Another note, in 2019 the year I grew out the F2 that led to Exserted Tiger I did it without ever watering. It was an exceptional year for good rainfall in my locale but I think it possible that maybe aside from some occasional help with enough water for germination, that tomatoes could be direct seeded and dry farmed in many semi arid climates. I documented that year here: https://permies.com/t/99150/Dry-Farmed-Direct-Seeded-Tomatoes

In 2020 I grew only the promiscuous tomatoes direct seeded but alas saved no seed because they were all wild type and the transplant tomatoes from Josephs selections from the same cross were elite.

So now in 2021 I have four rows of the elite promiscuous project tomatoes direct seeded and about seven rows of the mix of big hill, exserted tiger, and promiscuous. Though the big hill I used for this like the tomatoes I planted in 2018 https://permies.com/t/84929/Direct-Seeded-Tomato-Breeding-Project were exposed to pollen from other varieties including wild species- so its really about finding more F1's. The Big Hill seed was grown in 2018 and 2019 gardens and not isolated. So this project should probably keep me busy for another decade or so!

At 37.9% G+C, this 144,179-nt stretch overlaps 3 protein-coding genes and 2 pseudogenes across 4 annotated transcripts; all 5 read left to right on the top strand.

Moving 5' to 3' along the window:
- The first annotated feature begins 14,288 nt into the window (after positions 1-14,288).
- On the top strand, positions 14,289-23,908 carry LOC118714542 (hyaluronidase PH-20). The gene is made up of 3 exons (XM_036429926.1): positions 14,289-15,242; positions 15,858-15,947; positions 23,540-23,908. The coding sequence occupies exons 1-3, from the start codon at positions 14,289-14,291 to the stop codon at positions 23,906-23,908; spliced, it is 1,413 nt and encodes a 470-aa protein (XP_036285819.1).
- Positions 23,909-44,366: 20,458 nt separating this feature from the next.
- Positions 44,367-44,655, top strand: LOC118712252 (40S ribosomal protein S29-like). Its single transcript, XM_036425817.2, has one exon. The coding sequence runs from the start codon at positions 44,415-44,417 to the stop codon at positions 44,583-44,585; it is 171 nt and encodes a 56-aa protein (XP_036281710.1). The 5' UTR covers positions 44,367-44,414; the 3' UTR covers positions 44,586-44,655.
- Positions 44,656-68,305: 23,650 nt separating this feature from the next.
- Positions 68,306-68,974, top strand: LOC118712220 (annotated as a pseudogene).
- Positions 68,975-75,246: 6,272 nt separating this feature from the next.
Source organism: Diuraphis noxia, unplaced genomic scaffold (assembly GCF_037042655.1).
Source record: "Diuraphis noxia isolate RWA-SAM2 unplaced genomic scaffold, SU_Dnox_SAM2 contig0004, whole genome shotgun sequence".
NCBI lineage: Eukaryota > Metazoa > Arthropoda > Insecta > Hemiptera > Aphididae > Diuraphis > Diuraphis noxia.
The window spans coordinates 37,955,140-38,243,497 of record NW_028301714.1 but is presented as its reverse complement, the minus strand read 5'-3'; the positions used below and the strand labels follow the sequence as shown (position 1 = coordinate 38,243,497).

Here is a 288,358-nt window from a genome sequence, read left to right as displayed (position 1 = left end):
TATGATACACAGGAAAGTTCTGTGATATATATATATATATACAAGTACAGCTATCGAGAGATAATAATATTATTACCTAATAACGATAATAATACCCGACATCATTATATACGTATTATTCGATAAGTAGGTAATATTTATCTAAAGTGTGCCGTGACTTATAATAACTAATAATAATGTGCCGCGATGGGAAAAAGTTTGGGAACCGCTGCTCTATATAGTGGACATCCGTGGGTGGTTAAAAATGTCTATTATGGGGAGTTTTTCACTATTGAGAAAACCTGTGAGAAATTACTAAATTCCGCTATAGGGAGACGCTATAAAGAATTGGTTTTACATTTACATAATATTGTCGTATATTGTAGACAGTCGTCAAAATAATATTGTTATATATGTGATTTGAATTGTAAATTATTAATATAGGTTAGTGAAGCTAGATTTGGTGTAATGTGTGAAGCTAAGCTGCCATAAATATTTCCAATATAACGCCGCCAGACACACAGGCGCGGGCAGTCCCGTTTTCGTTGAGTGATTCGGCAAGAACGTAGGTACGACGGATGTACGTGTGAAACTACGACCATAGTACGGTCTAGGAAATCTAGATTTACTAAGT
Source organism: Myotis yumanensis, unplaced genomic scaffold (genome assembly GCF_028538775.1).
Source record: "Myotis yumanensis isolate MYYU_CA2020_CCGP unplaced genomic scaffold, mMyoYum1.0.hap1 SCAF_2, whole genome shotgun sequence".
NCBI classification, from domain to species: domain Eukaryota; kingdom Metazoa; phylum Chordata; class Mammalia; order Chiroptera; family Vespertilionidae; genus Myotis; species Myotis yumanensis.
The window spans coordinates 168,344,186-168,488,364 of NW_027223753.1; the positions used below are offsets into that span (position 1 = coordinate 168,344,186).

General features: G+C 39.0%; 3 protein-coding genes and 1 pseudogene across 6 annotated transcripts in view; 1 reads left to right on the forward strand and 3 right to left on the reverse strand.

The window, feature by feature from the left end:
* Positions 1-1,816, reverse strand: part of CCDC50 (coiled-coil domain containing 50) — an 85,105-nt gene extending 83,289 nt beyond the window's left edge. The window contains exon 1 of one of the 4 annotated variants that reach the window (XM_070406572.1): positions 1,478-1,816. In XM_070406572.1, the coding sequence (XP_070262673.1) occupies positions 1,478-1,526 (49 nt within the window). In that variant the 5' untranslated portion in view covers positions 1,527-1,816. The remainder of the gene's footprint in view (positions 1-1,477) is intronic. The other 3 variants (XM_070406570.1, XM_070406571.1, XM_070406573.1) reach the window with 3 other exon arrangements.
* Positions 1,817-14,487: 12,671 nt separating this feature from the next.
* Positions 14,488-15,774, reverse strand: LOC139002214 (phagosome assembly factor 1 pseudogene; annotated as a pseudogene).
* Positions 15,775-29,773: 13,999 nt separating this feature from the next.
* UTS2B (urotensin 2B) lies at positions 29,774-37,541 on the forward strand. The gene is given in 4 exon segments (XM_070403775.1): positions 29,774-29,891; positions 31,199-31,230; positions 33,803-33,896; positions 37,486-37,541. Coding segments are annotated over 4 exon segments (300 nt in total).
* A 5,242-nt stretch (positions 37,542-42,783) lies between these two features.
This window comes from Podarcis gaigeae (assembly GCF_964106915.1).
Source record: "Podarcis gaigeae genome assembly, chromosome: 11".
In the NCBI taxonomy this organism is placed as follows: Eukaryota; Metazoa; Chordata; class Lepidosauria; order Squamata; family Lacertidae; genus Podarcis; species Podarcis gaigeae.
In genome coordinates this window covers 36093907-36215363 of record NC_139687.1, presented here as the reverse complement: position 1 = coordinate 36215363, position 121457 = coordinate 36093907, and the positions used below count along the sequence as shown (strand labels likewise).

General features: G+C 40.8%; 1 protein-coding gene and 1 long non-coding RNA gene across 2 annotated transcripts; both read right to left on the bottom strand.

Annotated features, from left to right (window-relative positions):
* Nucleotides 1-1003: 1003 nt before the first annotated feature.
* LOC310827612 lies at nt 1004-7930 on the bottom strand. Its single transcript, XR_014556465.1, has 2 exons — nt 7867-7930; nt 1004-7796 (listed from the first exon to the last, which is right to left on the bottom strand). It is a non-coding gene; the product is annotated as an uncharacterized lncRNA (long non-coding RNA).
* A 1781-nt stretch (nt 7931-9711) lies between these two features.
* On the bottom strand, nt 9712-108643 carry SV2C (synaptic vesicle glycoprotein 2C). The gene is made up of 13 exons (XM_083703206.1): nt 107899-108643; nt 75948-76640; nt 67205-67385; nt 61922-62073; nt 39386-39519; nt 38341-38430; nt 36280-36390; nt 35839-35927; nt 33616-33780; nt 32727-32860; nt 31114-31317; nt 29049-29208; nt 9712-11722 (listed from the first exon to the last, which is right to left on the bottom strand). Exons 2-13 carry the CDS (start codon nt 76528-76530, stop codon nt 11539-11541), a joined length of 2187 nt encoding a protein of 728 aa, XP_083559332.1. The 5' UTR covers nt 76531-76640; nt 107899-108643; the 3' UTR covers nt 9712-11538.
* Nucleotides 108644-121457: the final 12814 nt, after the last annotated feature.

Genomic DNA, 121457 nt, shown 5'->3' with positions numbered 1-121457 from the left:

William Schlegel
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In 2021 the main tomato I saved seed from direct seeding was a very ordinary seeming red exserted potato leaf from the mixture of exserted tiger, non-isolated big hill, and promiscuous project. I'm not sure from which it came ?! It tasted like a normal red tomato. I am curious to find out what percentage of regular leaf offspring it will have because each of these will be a hybrid as potato leaf is recessive!
 
Joseph Lofthouse
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In the spring of 2021, I did a direct-seeded planting of about 10,000 seeds of Wildling tomato, which is an elite hybrid swarm of three species of tomatoes, from the Beautifully Promiscuous and Tasty Tomatoes project. I planted about two weeks before average last frost date.